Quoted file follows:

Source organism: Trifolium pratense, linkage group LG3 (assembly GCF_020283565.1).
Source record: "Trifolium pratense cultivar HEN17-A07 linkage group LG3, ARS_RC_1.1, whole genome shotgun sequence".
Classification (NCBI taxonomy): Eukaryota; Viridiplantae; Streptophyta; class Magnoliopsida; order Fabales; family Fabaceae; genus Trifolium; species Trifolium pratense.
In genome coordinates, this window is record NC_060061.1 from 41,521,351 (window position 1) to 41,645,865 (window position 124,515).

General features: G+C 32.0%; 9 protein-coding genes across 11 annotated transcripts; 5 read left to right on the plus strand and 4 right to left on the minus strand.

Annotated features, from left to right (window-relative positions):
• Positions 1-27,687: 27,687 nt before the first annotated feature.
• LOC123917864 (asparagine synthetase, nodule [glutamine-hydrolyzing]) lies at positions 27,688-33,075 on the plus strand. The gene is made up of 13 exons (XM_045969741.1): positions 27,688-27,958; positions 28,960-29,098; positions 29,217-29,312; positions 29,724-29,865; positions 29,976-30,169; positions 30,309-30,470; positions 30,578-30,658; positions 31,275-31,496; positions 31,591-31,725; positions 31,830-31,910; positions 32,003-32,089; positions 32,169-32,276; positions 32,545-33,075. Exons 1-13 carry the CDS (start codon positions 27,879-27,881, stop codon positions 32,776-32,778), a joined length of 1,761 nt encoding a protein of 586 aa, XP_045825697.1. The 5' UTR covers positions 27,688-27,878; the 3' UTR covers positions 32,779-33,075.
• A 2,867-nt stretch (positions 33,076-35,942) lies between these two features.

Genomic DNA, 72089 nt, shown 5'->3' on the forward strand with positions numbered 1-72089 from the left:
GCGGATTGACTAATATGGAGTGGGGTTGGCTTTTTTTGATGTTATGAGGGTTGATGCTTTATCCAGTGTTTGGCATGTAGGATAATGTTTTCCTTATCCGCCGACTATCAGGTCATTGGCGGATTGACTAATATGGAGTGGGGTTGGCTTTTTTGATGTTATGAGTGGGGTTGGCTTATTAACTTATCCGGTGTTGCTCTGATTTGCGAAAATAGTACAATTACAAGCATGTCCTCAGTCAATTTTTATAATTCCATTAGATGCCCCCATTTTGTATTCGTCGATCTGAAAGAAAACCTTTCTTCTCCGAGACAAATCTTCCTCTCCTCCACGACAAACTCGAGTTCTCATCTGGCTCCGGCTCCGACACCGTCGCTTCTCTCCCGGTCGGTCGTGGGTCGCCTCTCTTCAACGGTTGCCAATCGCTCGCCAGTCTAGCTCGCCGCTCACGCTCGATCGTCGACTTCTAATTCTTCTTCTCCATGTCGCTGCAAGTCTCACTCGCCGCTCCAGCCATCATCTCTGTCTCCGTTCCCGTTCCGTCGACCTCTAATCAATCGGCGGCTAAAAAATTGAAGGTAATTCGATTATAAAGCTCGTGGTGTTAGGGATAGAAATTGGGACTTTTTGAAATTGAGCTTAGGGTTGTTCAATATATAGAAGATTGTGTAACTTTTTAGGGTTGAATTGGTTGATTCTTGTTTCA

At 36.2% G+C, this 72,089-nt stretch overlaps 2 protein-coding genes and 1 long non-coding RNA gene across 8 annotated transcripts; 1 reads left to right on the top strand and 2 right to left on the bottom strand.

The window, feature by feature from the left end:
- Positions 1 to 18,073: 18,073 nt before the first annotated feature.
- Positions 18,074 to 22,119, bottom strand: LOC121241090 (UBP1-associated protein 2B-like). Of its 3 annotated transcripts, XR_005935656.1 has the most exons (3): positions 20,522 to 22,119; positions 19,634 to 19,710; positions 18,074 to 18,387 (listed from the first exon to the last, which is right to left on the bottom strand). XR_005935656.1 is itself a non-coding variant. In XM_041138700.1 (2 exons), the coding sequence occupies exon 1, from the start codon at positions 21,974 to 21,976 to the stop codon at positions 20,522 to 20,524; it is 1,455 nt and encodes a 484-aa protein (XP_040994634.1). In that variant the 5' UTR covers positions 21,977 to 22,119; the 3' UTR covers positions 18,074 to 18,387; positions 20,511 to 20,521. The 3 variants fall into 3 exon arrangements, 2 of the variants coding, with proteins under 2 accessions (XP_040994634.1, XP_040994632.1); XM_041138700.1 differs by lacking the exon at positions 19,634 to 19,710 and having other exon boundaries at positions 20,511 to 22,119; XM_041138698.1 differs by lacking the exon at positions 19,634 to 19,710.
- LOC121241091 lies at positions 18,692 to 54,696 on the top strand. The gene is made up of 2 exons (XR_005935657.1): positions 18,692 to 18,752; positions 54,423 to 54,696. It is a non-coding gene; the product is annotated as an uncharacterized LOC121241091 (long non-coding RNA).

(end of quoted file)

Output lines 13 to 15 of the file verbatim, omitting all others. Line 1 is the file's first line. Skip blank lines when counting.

The window, feature by feature from the left end:
- Positions 1 to 18,073: 18,073 nt before the first annotated feature.
- Positions 18,074 to 22,119, bottom strand: LOC121241090 (UBP1-associated protein 2B-like). Of its 3 annotated transcripts, XR_005935656.1 has the most exons (3): positions 20,522 to 22,119; positions 19,634 to 19,710; positions 18,074 to 18,387 (listed from the first exon to the last, which is right to left on the bottom strand). XR_005935656.1 is itself a non-coding variant. In XM_041138700.1 (2 exons), the coding sequence occupies exon 1, from the start codon at positions 21,974 to 21,976 to the stop codon at positions 20,522 to 20,524; it is 1,455 nt and encodes a 484-aa protein (XP_040994634.1). In that variant the 5' UTR covers positions 21,977 to 22,119; the 3' UTR covers positions 18,074 to 18,387; positions 20,511 to 20,521. The 3 variants fall into 3 exon arrangements, 2 of the variants coding, with proteins under 2 accessions (XP_040994634.1, XP_040994632.1); XM_041138700.1 differs by lacking the exon at positions 19,634 to 19,710 and having other exon boundaries at positions 20,511 to 22,119; XM_041138698.1 differs by lacking the exon at positions 19,634 to 19,710.